"I recommended him and was very supportive of him for chief of staff for very specific reasons," Leo said Friday.

"Jeff Sessions needed a reliable conservative, a strong manager, and someone who had credibility who had previously served the department," he added. "Whitaker was a very good former US attorney and is a very good manager. He's a no-nonsense, get-it-done kind of guy."

Whitaker, a 49-year-old former U.S. attorney from Iowa and former CNN contributor, is a gregarious imposing presence that fits his former life as college football tight end. His Twitter feed, which he made private in recent days, shows a picture of him weightlifting, a passion he complains he doesn't get as much time to enjoy these days.

On Thursday, his first full day as acting attorney general, and with criticism of his appointment beginning to swirl, he tried to exude a calm demeanor. He convened a late afternoon meeting with senior department officials. He kept remarks brief, saying he was proud to lead them, that they've been doing good work and to keep doing what they're doing. Another call, also brief, with US attorneys around the country followed.

On Friday, he sent his first department-wide message, thanking Sessions for his service and extolling the work of colleagues around the country. "As we move forward, I am committed to leading a fair Department with the highest ethical standards, that upholds the rule of law, and seeks justice for all Americans," Whitaker wrote.

Sessions' last day

The ignominious end to Sessions' tenure is a far cry from the early days of the 2016 campaign, when he became an eager surrogate. Sessions' hardline views on immigration became suffused in the rhetoric that Trump adopted.

Sessions was the first US senator to endorse Trump at a time when establishment Republicans were still staying away, and he left his safe Alabama Senate seat to take the attorney general job.

Several members of his staff also joined the President's team, helping to craft some of the harsh immigration policies that Sessions often preached from Capitol Hill and which have become a cornerstone of stump speeches that Trump regularly uses to excite his political base.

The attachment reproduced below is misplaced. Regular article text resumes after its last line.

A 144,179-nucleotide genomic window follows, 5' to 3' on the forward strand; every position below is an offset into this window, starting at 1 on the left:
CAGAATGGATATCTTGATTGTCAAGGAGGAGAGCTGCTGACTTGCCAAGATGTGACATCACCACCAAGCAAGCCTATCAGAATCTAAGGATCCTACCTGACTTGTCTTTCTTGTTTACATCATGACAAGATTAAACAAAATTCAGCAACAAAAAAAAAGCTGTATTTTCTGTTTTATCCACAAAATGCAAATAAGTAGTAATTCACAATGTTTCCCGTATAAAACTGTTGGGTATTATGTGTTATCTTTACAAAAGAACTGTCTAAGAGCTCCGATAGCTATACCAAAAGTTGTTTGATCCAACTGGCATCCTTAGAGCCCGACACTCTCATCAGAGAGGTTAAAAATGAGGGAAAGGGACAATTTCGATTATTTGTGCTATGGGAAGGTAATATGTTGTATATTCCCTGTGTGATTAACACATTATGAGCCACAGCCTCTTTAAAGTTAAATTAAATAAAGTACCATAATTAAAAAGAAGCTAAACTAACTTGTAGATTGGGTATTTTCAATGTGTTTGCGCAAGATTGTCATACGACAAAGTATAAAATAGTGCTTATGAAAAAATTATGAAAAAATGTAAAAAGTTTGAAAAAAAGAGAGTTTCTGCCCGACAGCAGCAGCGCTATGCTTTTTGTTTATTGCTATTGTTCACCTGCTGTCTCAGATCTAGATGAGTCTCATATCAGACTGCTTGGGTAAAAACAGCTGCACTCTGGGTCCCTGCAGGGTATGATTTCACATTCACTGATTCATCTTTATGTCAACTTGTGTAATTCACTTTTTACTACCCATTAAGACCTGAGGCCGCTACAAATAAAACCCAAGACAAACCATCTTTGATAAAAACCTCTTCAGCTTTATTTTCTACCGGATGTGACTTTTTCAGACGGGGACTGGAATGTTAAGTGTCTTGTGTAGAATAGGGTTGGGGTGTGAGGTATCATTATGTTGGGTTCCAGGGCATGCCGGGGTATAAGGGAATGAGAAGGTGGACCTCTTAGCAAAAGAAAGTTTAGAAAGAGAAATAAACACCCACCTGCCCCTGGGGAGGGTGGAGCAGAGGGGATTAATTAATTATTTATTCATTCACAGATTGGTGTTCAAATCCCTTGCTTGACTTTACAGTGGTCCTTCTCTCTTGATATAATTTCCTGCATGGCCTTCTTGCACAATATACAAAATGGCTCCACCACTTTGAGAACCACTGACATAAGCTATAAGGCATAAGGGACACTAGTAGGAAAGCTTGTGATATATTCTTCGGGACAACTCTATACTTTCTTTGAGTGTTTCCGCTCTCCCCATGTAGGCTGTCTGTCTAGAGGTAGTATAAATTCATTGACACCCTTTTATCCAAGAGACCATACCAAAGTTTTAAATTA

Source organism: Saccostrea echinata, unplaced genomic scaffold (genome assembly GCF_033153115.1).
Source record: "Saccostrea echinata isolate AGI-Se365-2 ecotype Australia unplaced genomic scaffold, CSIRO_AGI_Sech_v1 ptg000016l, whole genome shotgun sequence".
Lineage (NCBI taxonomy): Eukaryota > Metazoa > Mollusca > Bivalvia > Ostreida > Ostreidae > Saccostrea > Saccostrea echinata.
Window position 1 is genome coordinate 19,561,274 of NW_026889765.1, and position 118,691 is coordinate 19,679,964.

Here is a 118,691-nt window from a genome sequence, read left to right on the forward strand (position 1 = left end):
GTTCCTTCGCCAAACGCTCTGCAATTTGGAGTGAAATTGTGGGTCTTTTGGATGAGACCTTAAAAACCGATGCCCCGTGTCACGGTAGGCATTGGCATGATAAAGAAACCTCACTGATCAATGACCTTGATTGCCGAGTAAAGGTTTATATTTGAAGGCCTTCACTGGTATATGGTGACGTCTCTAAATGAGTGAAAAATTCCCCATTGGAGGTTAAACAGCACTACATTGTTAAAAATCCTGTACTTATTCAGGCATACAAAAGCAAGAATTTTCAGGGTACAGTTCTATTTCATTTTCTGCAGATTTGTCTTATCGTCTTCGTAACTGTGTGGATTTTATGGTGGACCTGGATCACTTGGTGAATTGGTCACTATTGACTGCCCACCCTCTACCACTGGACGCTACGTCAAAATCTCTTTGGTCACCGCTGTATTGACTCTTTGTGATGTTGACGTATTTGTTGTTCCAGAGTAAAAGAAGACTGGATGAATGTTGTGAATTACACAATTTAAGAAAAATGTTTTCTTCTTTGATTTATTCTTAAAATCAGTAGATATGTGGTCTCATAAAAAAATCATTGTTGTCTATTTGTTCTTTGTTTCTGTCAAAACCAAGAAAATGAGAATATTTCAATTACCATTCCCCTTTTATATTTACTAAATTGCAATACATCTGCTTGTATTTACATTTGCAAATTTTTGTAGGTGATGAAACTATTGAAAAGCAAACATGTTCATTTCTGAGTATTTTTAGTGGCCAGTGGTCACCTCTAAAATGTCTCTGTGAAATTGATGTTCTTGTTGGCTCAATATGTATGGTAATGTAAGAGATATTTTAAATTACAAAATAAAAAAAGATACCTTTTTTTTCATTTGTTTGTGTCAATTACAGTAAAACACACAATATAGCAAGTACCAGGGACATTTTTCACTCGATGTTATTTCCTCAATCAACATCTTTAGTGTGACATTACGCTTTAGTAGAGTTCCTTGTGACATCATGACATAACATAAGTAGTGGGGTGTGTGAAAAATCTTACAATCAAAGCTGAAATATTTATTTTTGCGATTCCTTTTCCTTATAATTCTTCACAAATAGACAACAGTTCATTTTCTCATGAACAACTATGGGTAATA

But months into the job, Trump had soured on Sessions for the sin of recusing himself from the federal investigation into Russian interference in the 2016 elections and possible connections to the Trump campaign.

More recently, Sessions appeared at peace with the prospect of being ousted from office. He made a series of valedictory visits with law enforcement around the country, seeking to underline what he believes will be his legacy of strong support for law enforcement and efforts to reduce crime.

Sessions spent Election Day on Tuesday surrounded by what he loves: cops and sweets.

He visited the FBI's laboratory in Quantico, Virginia, where officials warmly greeted him and provided a briefing on their latest capabilities.

Over a plate of Milano cookies, he was an engaged questioner asking a scientist about DNA identification and how it has affected guilty pleas in court.

Later, when he arrived in the cafeteria for lunch, a room full of FBI personnel and local police officers training in the National Academy rose to their feet as he entered the room. He went around from table to table, shaking hands, posing for pictures -- soaking up the moment and capping it off with vanilla ice cream with sprinkles.

Roughly 24 hours later, he was out of a job.

Mississippi Coronavirus Cases

Data is updated nightly.

Confirmed Cases: 115088

Reported Deaths: 3255
CountyConfirmedDeaths
Hinds7973177
DeSoto703979
Harrison522384
Jackson457884
Rankin394086
Madison383194
Lee357380
Forrest304678
Jones292484
Washington258399
Lafayette250443
Lauderdale2478135
Lamar225538
Oktibbeha202454
Bolivar201677
Neshoba1849111
Lowndes179962
Panola170040
Leflore167187
Sunflower162349
Warren154855
Monroe150673
Pontotoc147220
Marshall143129
Lincoln140157
Pike138456
Copiah137536
Scott125429
Coahoma124937
Grenada122638
Yazoo122234
Simpson121549
Union118825
Tate116839
Leake115041
Holmes114760
Itawamba113925
Pearl River113660
Adams108544
Prentiss106120
Wayne101722
Alcorn100112
George99218
Covington97527
Marion95042
Tippah90322
Newton86627
Chickasaw85526
Tallahatchie84526
Winston84121
Hancock84028
Tishomingo81241
Attala79426
Clarke75851
Clay69321
Jasper68717
Walthall63927
Calhoun62612
Noxubee59817
Smith59416
Montgomery54923
Yalobusha54514
Claiborne53716
Tunica53517
Lawrence51814
Perry49423
Carroll49312
Greene47818
Stone47514
Humphreys43816
Amite42513
Quitman4206
Jefferson Davis41011
Webster37613
Benton3416
Wilkinson33820
Kemper32615
Sharkey28514
Jefferson27610
Franklin2423
Choctaw2086
Issaquena1074
Unassigned00

Alabama Coronavirus Cases

Confirmed Cases: 155915

Reported Deaths: 2674
CountyConfirmedDeaths
Jefferson23129377
Mobile16849315
Tuscaloosa10296140
Montgomery10197197
Madison928096
Shelby733863
Baldwin663769
Lee653465
Calhoun456761
Marshall438150
Etowah426551
Houston414834
Morgan412035
DeKalb338829
Elmore320053
St. Clair292542
Limestone284230
Walker277292
Talladega265335
Cullman244024
Lauderdale226242
Jackson214915
Franklin205231
Autauga204831
Colbert200532
Russell19443
Blount192525
Chilton186932
Dallas186527
Coffee176311
Dale175151
Covington174029
Escambia172530
Chambers135044
Clarke134317
Pike133513
Tallapoosa131787
Marion107629
Barbour10319
Marengo100822
Butler100740
Winston92213
Geneva9007
Lawrence85032
Pickens84718
Bibb82814
Randolph82316
Hale76730
Washington74412
Clay74112
Cherokee73314
Lowndes70928
Henry7086
Bullock64817
Monroe64610
Crenshaw60630
Perry5896
Fayette57413
Wilcox56712
Conecuh56113
Cleburne5568
Macon53420
Lamar4905
Sumter47221
Choctaw39012
Greene34216
Coosa2033